The Plaza Antoni López of Barcelona, houses a monumental building, whose towers can be seen from various spots in the city, with stairs the many look for in order to enjoy the meal they bought in Bo de B (check out my article about this place and its take away food).

Let’s talk about the post office building of Barcelona. A building that, despite being really close to everybody, is seldomly visited, and very few know its interior and enjoy the view of its dome.

A Little history

Barcelona’s first postal service started in the year 1338, being managed by a group of people, with its headquarters in Capilla d’en Marcús, in the middle of Barrio de la Ribera (now “Barrio del Born”). We will talk more about it in the next posts, just know that it’s one of the oldest buildings that are still intact, with parts of its structure being of roman style.

In 1716, King Felipe V incorporated the postal service to the Spanish kingdom and its headquarters moved to Carrer Correu Vell (el correo viejo, the old post office).

That was not its final location, and the headquarters kept relocating to various places in the city.

Finally, in the beginning of the 20th century, the project that we’re observing now finally arrived.

Via Laietana was about to be open, a new avenue in the middle of “casco antiguo” that connected the modern “Barcelona del Eixample” with the sea. In this context, a new project for a post office building was created, whose activity had been transforming due to the arrival of new means of transport.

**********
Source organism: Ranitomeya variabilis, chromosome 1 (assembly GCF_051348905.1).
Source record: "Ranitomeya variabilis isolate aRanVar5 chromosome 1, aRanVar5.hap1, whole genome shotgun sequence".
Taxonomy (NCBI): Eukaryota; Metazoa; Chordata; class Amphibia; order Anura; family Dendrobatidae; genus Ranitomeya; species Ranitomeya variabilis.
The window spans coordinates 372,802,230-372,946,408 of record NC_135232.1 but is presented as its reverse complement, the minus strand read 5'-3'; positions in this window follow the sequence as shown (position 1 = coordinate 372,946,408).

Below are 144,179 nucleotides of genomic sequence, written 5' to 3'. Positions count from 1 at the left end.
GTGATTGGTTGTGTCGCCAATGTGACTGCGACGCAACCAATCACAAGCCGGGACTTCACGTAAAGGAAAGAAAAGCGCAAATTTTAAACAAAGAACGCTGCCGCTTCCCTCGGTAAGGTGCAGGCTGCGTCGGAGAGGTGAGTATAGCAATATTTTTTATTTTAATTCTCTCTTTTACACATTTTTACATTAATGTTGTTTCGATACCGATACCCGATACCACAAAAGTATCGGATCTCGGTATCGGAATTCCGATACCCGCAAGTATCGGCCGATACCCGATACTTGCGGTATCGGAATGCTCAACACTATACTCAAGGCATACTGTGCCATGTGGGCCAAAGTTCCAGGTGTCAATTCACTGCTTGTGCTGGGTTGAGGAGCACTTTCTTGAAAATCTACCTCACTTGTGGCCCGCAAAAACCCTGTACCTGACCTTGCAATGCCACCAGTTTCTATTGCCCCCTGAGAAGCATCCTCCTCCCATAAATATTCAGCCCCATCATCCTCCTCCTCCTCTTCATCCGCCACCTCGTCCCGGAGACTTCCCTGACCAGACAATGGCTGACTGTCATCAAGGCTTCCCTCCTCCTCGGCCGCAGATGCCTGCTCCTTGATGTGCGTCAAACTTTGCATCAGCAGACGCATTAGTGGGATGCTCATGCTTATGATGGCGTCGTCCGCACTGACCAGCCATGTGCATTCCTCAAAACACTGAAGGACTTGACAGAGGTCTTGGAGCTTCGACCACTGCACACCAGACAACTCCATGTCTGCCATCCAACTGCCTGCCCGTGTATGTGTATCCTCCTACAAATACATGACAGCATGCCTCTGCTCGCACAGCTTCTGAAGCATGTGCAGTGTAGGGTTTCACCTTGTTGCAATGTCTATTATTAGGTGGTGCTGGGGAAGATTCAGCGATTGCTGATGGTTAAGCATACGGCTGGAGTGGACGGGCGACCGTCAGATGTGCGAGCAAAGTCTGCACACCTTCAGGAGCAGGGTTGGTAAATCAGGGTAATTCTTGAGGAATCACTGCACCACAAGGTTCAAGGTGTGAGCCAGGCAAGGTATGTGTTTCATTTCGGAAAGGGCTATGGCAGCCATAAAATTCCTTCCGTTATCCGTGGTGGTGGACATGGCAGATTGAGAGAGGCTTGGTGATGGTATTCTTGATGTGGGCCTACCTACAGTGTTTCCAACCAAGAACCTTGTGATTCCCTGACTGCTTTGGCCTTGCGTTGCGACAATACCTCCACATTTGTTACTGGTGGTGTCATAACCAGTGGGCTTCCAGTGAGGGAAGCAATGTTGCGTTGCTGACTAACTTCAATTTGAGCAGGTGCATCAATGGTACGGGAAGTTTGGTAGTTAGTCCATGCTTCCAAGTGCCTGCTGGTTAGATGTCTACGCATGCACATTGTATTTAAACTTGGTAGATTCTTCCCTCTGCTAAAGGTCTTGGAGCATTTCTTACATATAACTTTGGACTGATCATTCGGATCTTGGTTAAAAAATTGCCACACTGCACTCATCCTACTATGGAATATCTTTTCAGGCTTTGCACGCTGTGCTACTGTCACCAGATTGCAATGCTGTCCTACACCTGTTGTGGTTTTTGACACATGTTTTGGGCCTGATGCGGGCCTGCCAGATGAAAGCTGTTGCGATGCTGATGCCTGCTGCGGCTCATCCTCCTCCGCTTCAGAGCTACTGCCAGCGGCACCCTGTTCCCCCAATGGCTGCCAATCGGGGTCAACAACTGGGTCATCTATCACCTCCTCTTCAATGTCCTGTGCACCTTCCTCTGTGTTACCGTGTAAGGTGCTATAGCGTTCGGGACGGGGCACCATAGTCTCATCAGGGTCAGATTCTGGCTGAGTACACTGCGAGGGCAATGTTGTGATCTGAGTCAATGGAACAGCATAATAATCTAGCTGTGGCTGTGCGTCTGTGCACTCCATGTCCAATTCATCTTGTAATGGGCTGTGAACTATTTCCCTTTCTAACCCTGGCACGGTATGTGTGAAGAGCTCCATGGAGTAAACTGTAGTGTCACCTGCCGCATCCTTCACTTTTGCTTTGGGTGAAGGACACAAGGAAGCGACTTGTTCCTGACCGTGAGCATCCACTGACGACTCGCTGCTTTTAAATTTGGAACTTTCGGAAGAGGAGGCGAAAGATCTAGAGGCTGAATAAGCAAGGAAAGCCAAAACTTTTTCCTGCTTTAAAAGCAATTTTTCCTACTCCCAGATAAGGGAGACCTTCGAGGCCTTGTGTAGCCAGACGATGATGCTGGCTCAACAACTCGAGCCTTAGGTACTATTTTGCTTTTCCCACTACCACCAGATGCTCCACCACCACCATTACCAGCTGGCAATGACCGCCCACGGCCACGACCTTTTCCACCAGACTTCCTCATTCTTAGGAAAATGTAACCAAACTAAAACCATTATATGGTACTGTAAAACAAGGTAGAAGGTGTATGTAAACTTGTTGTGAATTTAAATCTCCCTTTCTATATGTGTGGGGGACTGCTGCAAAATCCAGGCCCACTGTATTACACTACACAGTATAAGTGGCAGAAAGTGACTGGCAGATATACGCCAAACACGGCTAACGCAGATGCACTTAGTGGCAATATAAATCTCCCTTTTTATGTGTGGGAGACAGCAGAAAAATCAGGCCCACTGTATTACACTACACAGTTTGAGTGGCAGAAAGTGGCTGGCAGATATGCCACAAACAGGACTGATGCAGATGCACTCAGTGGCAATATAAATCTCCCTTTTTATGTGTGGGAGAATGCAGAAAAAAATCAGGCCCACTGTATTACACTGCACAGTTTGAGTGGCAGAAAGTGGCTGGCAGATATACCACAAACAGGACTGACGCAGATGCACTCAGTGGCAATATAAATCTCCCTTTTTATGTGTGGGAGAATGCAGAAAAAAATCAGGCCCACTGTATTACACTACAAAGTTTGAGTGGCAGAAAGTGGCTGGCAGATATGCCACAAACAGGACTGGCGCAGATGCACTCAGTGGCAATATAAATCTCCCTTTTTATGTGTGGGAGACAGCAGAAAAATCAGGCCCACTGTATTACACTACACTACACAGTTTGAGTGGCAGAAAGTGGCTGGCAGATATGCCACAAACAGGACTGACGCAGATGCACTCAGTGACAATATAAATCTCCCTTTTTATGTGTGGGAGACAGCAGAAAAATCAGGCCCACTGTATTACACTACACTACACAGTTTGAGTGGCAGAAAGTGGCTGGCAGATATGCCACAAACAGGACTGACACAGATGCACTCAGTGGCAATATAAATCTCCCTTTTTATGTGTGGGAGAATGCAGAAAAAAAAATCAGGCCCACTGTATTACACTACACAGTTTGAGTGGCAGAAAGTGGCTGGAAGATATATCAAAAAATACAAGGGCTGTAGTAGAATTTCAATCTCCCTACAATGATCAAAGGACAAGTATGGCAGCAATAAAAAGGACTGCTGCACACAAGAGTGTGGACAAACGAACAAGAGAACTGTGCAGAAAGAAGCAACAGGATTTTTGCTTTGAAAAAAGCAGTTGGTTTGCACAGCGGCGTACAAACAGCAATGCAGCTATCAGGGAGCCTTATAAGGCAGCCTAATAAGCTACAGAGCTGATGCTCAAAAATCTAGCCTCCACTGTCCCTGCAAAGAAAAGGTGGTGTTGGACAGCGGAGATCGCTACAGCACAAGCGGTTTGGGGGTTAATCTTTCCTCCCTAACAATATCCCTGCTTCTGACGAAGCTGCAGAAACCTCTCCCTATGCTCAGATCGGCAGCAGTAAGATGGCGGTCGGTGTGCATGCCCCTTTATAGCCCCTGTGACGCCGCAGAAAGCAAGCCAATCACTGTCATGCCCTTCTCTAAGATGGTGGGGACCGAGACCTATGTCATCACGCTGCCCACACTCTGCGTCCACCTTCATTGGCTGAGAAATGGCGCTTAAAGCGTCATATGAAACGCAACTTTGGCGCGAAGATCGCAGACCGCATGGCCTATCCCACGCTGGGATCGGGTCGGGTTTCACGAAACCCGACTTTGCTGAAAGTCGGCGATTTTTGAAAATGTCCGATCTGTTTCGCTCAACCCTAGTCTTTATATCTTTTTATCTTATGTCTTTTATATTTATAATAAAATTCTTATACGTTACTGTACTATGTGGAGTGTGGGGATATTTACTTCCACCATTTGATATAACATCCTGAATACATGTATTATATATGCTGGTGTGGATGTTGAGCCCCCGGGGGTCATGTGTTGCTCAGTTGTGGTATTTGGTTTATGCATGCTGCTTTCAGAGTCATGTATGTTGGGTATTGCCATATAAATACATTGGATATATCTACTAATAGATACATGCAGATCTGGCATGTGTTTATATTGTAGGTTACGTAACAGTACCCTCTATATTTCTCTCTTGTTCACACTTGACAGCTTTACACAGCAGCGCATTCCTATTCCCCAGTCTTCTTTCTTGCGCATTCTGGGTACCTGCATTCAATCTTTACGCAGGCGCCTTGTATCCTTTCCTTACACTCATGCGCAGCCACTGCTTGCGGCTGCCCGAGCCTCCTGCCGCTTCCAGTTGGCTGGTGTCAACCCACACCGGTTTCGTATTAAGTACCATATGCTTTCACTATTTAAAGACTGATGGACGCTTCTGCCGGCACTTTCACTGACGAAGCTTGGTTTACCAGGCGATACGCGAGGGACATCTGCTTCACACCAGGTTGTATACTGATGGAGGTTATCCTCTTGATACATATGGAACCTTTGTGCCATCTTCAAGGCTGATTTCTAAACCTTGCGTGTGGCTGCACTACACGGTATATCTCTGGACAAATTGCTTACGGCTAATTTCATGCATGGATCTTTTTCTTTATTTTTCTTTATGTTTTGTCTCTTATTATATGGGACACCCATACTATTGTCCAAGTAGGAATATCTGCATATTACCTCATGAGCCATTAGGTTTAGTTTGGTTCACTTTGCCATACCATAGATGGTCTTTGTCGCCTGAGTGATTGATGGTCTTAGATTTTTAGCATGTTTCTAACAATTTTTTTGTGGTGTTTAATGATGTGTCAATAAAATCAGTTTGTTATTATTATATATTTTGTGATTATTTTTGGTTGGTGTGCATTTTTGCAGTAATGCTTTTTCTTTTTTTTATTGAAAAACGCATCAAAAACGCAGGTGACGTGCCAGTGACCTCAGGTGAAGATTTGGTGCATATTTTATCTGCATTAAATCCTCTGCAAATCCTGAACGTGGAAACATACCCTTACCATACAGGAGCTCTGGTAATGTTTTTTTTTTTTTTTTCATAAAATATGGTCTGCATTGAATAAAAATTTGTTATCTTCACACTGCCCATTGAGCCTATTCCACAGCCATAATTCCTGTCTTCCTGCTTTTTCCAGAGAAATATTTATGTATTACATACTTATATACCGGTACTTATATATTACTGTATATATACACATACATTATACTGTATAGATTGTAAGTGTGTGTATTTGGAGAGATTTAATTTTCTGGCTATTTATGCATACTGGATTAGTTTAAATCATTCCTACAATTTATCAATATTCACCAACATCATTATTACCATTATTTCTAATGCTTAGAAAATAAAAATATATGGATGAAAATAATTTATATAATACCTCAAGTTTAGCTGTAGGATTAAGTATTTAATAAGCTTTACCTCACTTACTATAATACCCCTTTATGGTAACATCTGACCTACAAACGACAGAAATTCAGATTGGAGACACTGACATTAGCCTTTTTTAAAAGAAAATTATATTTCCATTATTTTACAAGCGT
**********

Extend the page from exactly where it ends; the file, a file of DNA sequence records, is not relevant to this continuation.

Features of the Post Office building

The building, designed by architects Josep Goday and Jaume Torres i Grau and of neoclassical style, was built between 1916 and 1929, and open at the same time as that year’s universal exposition, whose main venue was Barcelona. 

Built with stones from Montjuïc digging site, a mountain that is a symbol of Barcelona, with a main facade that has 4 giant columns, a baseboard with the inscription CORREOS Y TELÉGRAFOS, four sculptures of feminine figures that represent communications, transportations and the Spanish royal house shield, at the time of   King Alfonso XIII. 

But without a doubt, the most attractive part lies inside the building. So don’t miss it when you are around this area.

This is a public building, which means there is no entrance fee, and the access is not restricted.

Honestly, most people don’t include this site during their visit, and miss the chance to enjoy the inside part of it. But it’s worth the effort to climb its stairs, and marvel with the crystal dome that crowns the central part of the building, filling it with natural light. 

And what about using the postal service itself?: A postcard of Barcelona in your hand, sending it to a loved one, like in the “old days”.



Sitting in the post office stairs (maybe enjoying a sandwich from Bo de B), you will still be attracted to a weird shaped sculpture, full of colors, known as “La Cabeza de Barcelona” o “La Cara de Barcelona” (the head/face of Barcelona)

It was built between 1991 and 1992, key years for the transformations that the city was living, with the arrival of the Olympic games.

In that period, “Barna” was filling with new pieces of art, and this was one of them. Big and attractive: approximately 15mts high, and 6mts wide. It is a smaller version of one of the heads created by north American artist Roy Lichtenstein, from a series called “Pinceladas” (Brushstrokes). 

In this case in particular, with its Pop Art language, “Cap de Barcelona” is an homage to the great catalan artist Antoni Gaudí.